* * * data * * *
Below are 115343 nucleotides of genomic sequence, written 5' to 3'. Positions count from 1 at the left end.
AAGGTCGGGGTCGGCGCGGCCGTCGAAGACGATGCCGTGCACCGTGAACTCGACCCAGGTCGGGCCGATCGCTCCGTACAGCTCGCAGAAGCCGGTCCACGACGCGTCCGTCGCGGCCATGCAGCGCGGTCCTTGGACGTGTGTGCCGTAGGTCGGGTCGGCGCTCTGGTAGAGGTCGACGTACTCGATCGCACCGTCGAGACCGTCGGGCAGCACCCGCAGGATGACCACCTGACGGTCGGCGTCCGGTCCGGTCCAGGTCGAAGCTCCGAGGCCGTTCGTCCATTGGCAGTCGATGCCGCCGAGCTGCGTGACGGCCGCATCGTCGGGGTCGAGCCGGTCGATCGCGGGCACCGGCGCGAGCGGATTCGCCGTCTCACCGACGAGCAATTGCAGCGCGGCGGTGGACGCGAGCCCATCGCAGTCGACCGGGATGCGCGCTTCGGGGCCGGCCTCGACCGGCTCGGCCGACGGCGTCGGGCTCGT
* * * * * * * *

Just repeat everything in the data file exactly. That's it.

Below are 115343 nucleotides of genomic sequence, written 5' to 3'. Positions count from 1 at the left end.
AAGGTCGGGGTCGGCGCGGCCGTCGAAGACGATGCCGTGCACCGTGAACTCGACCCAGGTCGGGCCGATCGCTCCGTACAGCTCGCAGAAGCCGGTCCACGACGCGTCCGTCGCGGCCATGCAGCGCGGTCCTTGGACGTGTGTGCCGTAGGTCGGGTCGGCGCTCTGGTAGAGGTCGACGTACTCGATCGCACCGTCGAGACCGTCGGGCAGCACCCGCAGGATGACCACCTGACGGTCGGCGTCCGGTCCGGTCCAGGTCGAAGCTCCGAGGCCGTTCGTCCATTGGCAGTCGATGCCGCCGAGCTGCGTGACGGCCGCATCGTCGGGGTCGAGCCGGTCGATCGCGGGCACCGGCGCGAGCGGATTCGCCGTCTCACCGACGAGCAATTGCAGCGCGGCGGTGGACGCGAGCCCATCGCAGTCGACCGGGATGCGCGCTTCGGGGCCGGCCTCGACCGGCTCGGCCGACGGCGTCGGGCTCGT